Global Value Relevance of Intangibles

Scholer F

Published on: 2020-02-25


We isolate the intangible-resource related accounting numbers and study the value relevance contribution of intangibles across countries and culture, and across different accounting regimes. In contrast to previous value relevance studies, our study is a global cross-country study. From the global ORBIS-database, we selected all listed non-financial with non-negative equity and applicable intangible assets and R&D information in the last available financial year, which left us with 22,372 companies from 113 different countries. For our categorisation of cultural differences, we used Hofstede’s cultural indexes adapted to Gray’s accounting values, and using information from PWC we established a categorisation of each country’s accounting regime reflecting if IFRS is required, permitted, or disallowed for listed companies in each country. For our study we used the Ohlson (1995) framework when we separated and evaluated intangibles using specific accounting items. We find uniform attitudes towards mapping of intangibles into prices in the four accounting regimes identified, despite differences in culture and economic situation in different countries. Consequently, the production of completely comparable annual reports across culturally different countries by use of some common global set of accounting standards seems unnecessary.


Intangibles; IFRS; Value relevance; Accounting values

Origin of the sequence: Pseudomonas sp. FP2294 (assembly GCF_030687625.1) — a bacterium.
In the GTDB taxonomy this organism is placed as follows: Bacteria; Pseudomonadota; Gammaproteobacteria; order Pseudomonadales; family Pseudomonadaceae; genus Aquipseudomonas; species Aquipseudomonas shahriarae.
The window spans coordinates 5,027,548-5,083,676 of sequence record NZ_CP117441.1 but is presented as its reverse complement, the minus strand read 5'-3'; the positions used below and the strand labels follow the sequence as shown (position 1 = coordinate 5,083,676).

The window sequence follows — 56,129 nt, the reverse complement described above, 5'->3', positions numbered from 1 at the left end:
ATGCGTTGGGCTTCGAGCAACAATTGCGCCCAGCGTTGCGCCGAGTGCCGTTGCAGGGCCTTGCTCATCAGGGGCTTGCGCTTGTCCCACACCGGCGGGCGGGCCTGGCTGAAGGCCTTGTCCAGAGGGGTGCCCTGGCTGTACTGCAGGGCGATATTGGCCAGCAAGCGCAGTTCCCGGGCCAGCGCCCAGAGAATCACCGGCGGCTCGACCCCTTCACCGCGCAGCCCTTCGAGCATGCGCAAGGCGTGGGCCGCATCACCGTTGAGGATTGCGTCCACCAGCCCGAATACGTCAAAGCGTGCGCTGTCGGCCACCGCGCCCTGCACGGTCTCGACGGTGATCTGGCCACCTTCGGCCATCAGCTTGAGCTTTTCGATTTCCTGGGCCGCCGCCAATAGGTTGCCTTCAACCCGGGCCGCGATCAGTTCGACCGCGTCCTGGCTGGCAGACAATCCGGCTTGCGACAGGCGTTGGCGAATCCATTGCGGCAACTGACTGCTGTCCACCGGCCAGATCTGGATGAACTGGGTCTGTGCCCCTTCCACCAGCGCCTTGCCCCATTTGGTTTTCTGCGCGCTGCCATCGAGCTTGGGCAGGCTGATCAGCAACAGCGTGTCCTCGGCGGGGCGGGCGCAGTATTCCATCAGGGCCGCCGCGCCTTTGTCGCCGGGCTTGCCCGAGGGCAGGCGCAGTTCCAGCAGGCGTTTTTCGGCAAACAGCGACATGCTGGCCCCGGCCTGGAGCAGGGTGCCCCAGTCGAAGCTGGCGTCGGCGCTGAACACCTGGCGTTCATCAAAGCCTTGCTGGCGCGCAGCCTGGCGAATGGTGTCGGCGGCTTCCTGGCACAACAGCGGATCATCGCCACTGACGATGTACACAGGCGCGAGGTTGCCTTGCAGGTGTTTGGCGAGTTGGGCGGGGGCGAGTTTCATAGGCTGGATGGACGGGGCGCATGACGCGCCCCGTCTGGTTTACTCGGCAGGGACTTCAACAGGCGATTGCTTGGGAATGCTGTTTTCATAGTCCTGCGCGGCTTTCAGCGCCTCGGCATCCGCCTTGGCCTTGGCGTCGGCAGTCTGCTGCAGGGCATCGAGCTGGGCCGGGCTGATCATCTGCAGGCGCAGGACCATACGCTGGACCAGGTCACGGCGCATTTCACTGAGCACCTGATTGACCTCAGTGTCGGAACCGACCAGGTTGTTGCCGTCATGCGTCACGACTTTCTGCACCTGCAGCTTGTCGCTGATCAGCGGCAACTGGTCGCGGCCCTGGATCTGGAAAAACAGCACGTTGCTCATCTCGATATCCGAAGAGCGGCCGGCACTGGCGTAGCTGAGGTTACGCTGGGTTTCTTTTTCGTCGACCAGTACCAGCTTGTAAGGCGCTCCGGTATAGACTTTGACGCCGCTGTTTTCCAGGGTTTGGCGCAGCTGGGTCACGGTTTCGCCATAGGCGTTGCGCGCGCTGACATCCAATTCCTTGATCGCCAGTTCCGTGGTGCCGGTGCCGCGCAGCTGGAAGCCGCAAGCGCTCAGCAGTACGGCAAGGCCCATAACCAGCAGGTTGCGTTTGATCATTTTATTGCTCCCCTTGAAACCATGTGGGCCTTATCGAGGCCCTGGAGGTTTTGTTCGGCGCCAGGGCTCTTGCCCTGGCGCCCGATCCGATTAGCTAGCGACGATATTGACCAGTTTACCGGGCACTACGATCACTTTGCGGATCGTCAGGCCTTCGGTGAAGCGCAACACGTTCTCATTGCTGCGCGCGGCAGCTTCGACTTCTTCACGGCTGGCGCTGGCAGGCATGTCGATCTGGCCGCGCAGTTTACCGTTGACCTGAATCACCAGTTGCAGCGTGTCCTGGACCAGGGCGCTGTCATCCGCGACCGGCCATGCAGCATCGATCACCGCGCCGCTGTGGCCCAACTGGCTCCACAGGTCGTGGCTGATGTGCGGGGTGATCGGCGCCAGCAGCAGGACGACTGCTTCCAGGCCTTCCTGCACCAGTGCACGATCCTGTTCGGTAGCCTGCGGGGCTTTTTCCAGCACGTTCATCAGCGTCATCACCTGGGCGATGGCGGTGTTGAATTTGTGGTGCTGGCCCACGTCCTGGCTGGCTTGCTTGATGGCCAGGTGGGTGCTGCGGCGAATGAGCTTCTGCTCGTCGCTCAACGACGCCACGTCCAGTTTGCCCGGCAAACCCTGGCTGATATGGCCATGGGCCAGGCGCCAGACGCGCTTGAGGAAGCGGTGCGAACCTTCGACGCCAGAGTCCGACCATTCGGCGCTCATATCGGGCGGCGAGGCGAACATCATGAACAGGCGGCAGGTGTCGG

The objective of valuation research is to investigate the empirical relation between stock market values (or changes in values) and specific accounting numbers with the purpose of assessing the characteristics of accounting numbers and their relation to the value of the company [1,2]. One of the objectives of using the IFRS framework throughout the world is to facilitate easy comparability of the financial information presented by the companies. The proponents of IFRS argue that a universal financial language offers many advantages: A uniform set of standards increases comparability when it is faithfully applied (i.e., credibly implemented and resulting in an increase in uniformity). Cross-border businesses benefit from reduced preparation costs, and cross-border trading in securities increases as international investors can more easily compare the performance of companies based in different countries. Several studies have showed that introduction of IFRS generally increases the accounting quality in many countries; see for instance [3-6]. Companies applying IFRS generally evidence less earnings management, more timely loss recognition, and more value relevance accounting amounts, and they also evidence improvements in accounting quality [7]. Francis specifies value relevance as one of the most important attributes of accounting quality [8]. They argue that value relevance is a more important attribute of accounting quality than conservatism or timeliness. Due to the widespread adoption of new information technologies, intangible assets as such are now viewed as a major source for creating corporate value, whereas cost-based realized and measured tangible net assets are seen as less important Lev, This paper addresses the concerns about the value relevance of specific accounting data by focusing on the recognized intangible assets and expenses and the implications of the world-wide adoption of IFRS, since intangibles are treated quite differently under IFRS than under some other GAAP such as the US-GAAP. Two major research questions are explored. First: Is recognized intangibles value- relevant to investors? That is, do recognized intangibles help explain the variation of market values when the effects of book value and earnings are controlled for? Second: do the differences in accounting practices and systems affect the value relevance of the book value of equity, earnings and recognized intangibles? Moreover, unlike previous country-based studies such as [9]. That focus on a specific subclass of intangible assets (goodwill), this paper analyses the value relevance of the different subclasses of reported identifiable intangible assets and goodwill as well as intangible expenses on a global basis. In order to operationalize value relevance as the ability of book values to explain market equity values, we use the framework developed by [10]. We infer the value relevance of accounting variables by analyzing panel data drawn from a global sample of 22,372 observations of listed companies from 113 different countries. Hofstede 1980, 2001 documents that people are organized, do things, and think differently in different countries as shown in his well-known cultural indicators. Based on this framework on cultural differences [11,12]. Map the Hofstede indicators into accounting values by transforming the cultural differences into accounting constructs based on how the cultural indicators are hypothesized to affect accounting practices and systems and hereby also the treatment of intangibles. The remainder of the paper is structured in the following way. In Section II we provide the motivation and literature review for the study by examining literature on value relevance and empirical use of Ohlson and we develop our hypotheses. In Section III we describe the research design, and our data collection procedure. In Section IV we present the findings and discuss some implications. Finally, we conclude the paper in Section V.